1. They look weird. Where other than a situation in which you are looking to camouflage your identity would these soccer shoes actually serve a purpose?
2. They are not even made from real grass clippings! How authentic is that?
3. They are not made from real leather, which means they are not going to conform to your feet. They are made from Schoeller ConTec, a material not of this Earth. Think of them as glorified bedroom slippers complete with carbon plates, ankle supports and molded studs. Oh yeah, and the afore-mentioned look of grass clippings! Have I already mentioned how ridiculous that is?
4. Can you imagine putting on a different color of socks other than green with these things? Do you honestly believe you could put on orange socks with these things? If you were in the woods you may be mistaken for a deer hunter and shot on sight! Also, you’d look like the Great Pumpkin! Call the fashion police now!
5. The lacing system that these shoes have is stupid! Duh, like we can’t actually SEE that the laces are on the side of the shoeÃ¢Â?Â¦It’s called the LaceWrap System. C’mon! I can see the laces already!! Yet they try to hide it thinking they are fooling you, the consumer.
6. You could buy Puma Kings, which would not only save you money (about $50) but also serve your feet better, what with kangaroo leather and solid construction. (Don’t worry, folks, I didn’t accept any money before this was written.)
7. They cost as much as you would pay for a decent TV at Wal-Mart (approx. $175)
8. My kid won’t wear them and he is only five years old. (But don’t be fooled; the kid is a good soccer player and he knows what looks cool on his feet.) Sayeth the child after being shown the boots in a catalog: “Dad, those things suck!” Do I sense a running theme here?
9. All new boots cause blisters. It’s a known fact, and though I’m not discounting that other new soccer shoes cause sores on your feet the size of Texas (or at least a dot in Texas) I’m not discounting that Texas exists either. (Viva Mexico!)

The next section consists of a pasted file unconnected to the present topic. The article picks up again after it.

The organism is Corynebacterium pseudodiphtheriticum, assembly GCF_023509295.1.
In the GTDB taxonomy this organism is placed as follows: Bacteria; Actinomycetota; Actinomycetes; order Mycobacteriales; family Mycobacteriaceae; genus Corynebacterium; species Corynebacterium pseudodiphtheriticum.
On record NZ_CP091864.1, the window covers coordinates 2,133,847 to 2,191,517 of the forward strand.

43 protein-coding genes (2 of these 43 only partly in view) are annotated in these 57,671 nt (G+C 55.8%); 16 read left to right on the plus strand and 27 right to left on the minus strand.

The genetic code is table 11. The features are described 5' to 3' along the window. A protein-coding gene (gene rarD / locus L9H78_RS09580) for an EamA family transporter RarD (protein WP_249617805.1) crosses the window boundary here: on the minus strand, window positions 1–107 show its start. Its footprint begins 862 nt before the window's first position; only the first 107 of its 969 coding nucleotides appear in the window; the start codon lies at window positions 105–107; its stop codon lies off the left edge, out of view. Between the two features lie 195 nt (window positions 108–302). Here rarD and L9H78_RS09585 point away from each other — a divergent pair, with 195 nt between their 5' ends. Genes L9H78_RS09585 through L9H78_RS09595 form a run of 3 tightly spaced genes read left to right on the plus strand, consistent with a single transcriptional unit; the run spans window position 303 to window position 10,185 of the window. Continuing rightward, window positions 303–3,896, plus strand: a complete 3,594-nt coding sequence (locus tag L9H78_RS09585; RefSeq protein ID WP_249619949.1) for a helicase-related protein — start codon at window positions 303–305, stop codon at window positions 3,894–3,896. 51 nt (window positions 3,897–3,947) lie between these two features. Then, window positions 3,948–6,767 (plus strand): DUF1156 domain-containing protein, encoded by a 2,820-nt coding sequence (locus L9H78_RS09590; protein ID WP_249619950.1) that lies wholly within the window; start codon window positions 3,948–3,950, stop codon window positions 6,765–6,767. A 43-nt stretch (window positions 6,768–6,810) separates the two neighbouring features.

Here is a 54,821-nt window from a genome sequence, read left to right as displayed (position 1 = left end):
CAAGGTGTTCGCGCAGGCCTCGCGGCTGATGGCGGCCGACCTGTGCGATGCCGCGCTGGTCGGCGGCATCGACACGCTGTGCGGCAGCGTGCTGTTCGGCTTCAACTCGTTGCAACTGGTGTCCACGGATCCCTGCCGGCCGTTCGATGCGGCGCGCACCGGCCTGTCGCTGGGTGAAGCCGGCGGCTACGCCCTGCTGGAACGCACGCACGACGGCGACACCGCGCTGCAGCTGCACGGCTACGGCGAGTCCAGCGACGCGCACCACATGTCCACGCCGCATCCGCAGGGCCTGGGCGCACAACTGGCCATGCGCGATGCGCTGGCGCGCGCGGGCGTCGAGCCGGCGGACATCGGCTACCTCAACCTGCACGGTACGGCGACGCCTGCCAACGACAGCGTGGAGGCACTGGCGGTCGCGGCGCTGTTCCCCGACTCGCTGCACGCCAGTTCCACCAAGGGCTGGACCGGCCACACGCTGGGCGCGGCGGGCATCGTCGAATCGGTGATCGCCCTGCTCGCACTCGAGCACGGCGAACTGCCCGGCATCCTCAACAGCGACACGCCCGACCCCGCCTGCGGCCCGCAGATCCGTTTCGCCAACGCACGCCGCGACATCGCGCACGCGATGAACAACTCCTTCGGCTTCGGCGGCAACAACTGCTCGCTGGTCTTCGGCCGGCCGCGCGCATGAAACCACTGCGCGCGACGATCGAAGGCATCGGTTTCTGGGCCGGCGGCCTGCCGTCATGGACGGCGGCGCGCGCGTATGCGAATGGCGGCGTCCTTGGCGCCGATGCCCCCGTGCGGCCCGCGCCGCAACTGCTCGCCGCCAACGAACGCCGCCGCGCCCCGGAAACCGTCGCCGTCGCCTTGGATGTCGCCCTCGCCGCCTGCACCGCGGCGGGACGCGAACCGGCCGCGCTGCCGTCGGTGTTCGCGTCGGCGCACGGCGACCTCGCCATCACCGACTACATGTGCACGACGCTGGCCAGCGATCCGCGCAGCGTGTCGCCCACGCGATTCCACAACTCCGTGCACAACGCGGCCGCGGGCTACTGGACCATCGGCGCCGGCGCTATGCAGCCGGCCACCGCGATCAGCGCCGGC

10. The next thing you know, they’ll ask us to purchase Puma shoes in rain, snow, sleet, hail and mud, but only in Limited Edition and for as much or more money than $175.
The first time I saw them I felt like calling Puma and asking whose bright idea it was to design these shoes. Then I remembered my situation as a sportswriter and theirs as a giant shoe company with lots of employees who are bossed around by powerful people who in turn are governed by people who speak in disclaimers and wear expensive suits.
Disclaimer: The person writing this story may or may not be using a pen name.
Mine own two eyes
The Puma v.105 shoes look like fake grass clippings pasted on some fake leather uppers, because that’s what they are. No lie. They cost a small fortune, too.
They seem to be manufactured somewhere other than planet Earth, though they were probably made in a factory somewhere other than America.
They definitely won’t look good with orange socks and you may, in fact, perish having been dumb enough to wear these and orange socks near a wooded area where partially blind hunters lurk. This would include any soccer field near any forest, mountain or river.
My five-year-old son has better sense than to wear these overpriced things.
Though all of this may be true, there is a disclaimer at the end of this story that outlines in full my stance on the information in said story. You still don’t want to buy them, though.